18. 18. <ul><li>If we wish to measure the four parameters then we can see how this can be done using the equations: </li></ul><ul><li>VBE = hie x IB + hre x VCE </li></ul><ul><li>IC = hfe x IB + hoe x VCE </li></ul><ul><li>hie = VBE/IB as long as VCE is zero </li></ul><ul><li>this is written as: </li></ul><ul><li>hie = VBE/IB |VCE = 0 </li></ul><ul><li>What are the equations for the other three? </li></ul><ul><li>In any circuit containing a common emitter transistor, the transistor can now be replaced by the four interconnected components. </li></ul>
  19. 19. NOTES. <ul><li>This is a small signal model and only works effectively over a limited range of input conditions. </li></ul><ul><li>This is an a.c. model and cannot be used to set up the initial d.c. conditions around the transistor (i.e. biasing) </li></ul><ul><li>This model does not take into account variations in frequency and can only be used within the normal operating frequencies of the amplifier. </li></ul><ul><li>All capacitors in the transistor circuit are considered to be short circuits when constructing the equivalent circuit. </li></ul><ul><li>All d.c. power supplies act as large capacitors and can therefore also be thought of as short circuits. </li></ul>Electronic Engineering
  20. 20. <ul><li>We are now ready to start analysing transistor circuits but before we do here are some typical values for the parameters: </li></ul>This is for a BC107 – other transistor values can be found in manufacturer’s literature. NOTE – The values are typical values for that device and will vary considerably. Electronic Engineering Parameter Value hie 1 k  hre 3 x 10 -4 hfe 250 hoe 300  S
  21. 21. Example Rb1 = 68k  Rb2 = 27k  Rc = 1.8k  Re = 1k  Ce = 100  F Other caps = 0.1  F Vs = 9v Input is a voltage source with an internal resistance of 50  Output is a 120  loudspeaker Electronic Engineering Vs Rc Rb1 Vout Rb2 Re Ce Vin Ground
  22. 22. The Hybrid  Model <ul><li>This is model based on the physical construction of the transistor. A typical transistor has the following construction: </li></ul>Electronic Engineering Emitter Collector Base rbb’ rb’c rb’e rce Cb’c Cb’e b’
  23. 23. <ul><li>From the diagram: </li></ul><ul><li>rbb’ this is the resistance from the base connection to the centre of the base region. </li></ul><ul><li>rb’e this is the resistance from the centre of the base to the emitter connection. </li></ul><ul><li>rb’c this is the resistance from the centre of the base to the collector connection. </li></ul><ul><li>rce this is the resistance from the collector connection to the emitter connection. </li></ul><ul><li>Cb’e this is the junction capacitance of the base emitter junction. </li></ul><ul><li>Cb’c this is the junction capacitance of the base collector junction. </li></ul><ul><li>The current generator has a value given by g M x Vb’e. </li></ul><ul><li>g M is called the transistors transconductance. </li></ul>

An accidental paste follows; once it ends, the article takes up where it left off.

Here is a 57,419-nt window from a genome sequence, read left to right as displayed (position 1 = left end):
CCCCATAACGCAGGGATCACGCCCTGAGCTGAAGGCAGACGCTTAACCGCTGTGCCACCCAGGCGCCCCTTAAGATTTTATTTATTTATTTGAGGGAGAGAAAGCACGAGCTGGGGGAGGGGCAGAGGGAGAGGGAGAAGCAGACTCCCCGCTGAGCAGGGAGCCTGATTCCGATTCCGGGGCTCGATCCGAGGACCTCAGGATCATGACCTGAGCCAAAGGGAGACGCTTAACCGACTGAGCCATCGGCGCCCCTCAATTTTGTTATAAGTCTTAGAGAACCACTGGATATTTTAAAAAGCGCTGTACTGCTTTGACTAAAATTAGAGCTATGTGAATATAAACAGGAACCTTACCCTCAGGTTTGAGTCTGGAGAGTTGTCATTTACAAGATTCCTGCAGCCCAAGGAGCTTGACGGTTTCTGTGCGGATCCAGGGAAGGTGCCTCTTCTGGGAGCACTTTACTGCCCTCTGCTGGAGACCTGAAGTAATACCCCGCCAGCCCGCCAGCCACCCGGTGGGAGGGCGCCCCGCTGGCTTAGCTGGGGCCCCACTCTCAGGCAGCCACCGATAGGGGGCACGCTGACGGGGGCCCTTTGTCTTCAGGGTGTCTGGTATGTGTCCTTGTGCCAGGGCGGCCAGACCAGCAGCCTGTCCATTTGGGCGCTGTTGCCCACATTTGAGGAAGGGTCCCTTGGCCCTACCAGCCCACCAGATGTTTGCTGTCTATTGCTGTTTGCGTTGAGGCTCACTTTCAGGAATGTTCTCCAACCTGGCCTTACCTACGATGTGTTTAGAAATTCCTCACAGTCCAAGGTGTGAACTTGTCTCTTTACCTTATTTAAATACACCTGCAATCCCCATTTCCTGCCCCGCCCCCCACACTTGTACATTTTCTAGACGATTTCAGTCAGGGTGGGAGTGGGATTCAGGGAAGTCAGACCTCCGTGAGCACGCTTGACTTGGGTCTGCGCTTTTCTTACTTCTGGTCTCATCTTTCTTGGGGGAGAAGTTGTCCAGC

24. 24. <ul><li>Typical values for the device are: </li></ul>Electronic Engineering Parameter Value rbb’ 300  rb’e 2000  rb’c 1.5 M  rce 25 k  Cb’e 8 pF Cb’c 4 pF g M 0.125 S
  25. 25. The electronic equivalent circuit is drawn in the following way: It is possible to draw some comparisons between the two models and in doing so we can equate certain components: I C V BE V CE rce rb’c rbb’ rb’e Cb’e Cb’c g M x Vb’e Vb’e b b’ c e Hybrid Hybrid -  hie rbb’ + rb’e hre rb’e/rb’c hfe g M x rb’e hoe 1/rce
  26. 26. <ul><li>When we are working at low to medium frequencies, the capacitors will have relatively high values: </li></ul><ul><li>Cb’e = 8 pF will have a reactance at 20 kHz of </li></ul><ul><li>1/2  fC = 995 k  </li></ul><ul><li>This is so large compared to the other resistors both of the capacitors and rb’c are removed giving us: </li></ul>This model is now very similar to the original H parameter model. Electronic Engineering I C V BE V CE rce rbb’ rb’e g M x Vb’e Vb’e b b’ c e
  27. 27. Model at High Frequencies <ul><li>At higher frequencies the reactance of the capacitors begins to drop and their effect increases. What they effectively do is reduce the current flow through Rb’e by allowing it to flow via other paths as shown. </li></ul>Electronic Engineering I C V BE V CE rce rb’c rbb’ rb’e Cb’e Cb’c g M x Vb’e Vb’e b b’ c e